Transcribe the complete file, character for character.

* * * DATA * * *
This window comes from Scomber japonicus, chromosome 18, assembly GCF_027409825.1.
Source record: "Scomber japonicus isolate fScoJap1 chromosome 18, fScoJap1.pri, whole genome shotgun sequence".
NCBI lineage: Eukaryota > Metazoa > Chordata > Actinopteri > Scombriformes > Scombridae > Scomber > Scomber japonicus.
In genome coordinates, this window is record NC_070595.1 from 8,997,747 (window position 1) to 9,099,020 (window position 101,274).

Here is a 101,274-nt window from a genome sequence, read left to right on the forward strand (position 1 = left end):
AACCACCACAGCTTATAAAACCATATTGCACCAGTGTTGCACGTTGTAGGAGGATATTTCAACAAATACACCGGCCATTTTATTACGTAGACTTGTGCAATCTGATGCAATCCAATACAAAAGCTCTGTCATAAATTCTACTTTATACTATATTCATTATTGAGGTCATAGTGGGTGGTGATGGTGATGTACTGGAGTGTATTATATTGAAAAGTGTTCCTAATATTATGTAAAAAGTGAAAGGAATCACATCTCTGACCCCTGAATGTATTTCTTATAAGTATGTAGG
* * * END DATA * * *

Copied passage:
This window comes from Scomber japonicus, chromosome 18, assembly GCF_027409825.1.
Source record: "Scomber japonicus isolate fScoJap1 chromosome 18, fScoJap1.pri, whole genome shotgun sequence".
NCBI lineage: Eukaryota > Metazoa > Chordata > Actinopteri > Scombriformes > Scombridae > Scomber > Scomber japonicus.
In genome coordinates, this window is record NC_070595.1 from 8,997,747 (window position 1) to 9,099,020 (window position 101,274).

Here is a 101,274-nt window from a genome sequence, read left to right on the forward strand (position 1 = left end):
AACCACCACAGCTTATAAAACCATATTGCACCAGTGTTGCACGTTGTAGGAGGATATTTCAACAAATACACCGGCCATTTTATTACGTAGACTTGTGCAATCTGATGCAATCCAATACAAAAGCTCTGTCATAAATTCTACTTTATACTATATTCATTATTGAGGTCATAGTGGGTGGTGATGGTGATGTACTGGAGTGTATTATATTGAAAAGTGTTCCTAATATTATGTAAAAAGTGAAAGGAATCACATCTCTGACCCCTGAATGTATTTCTTATAAGTATGTAGG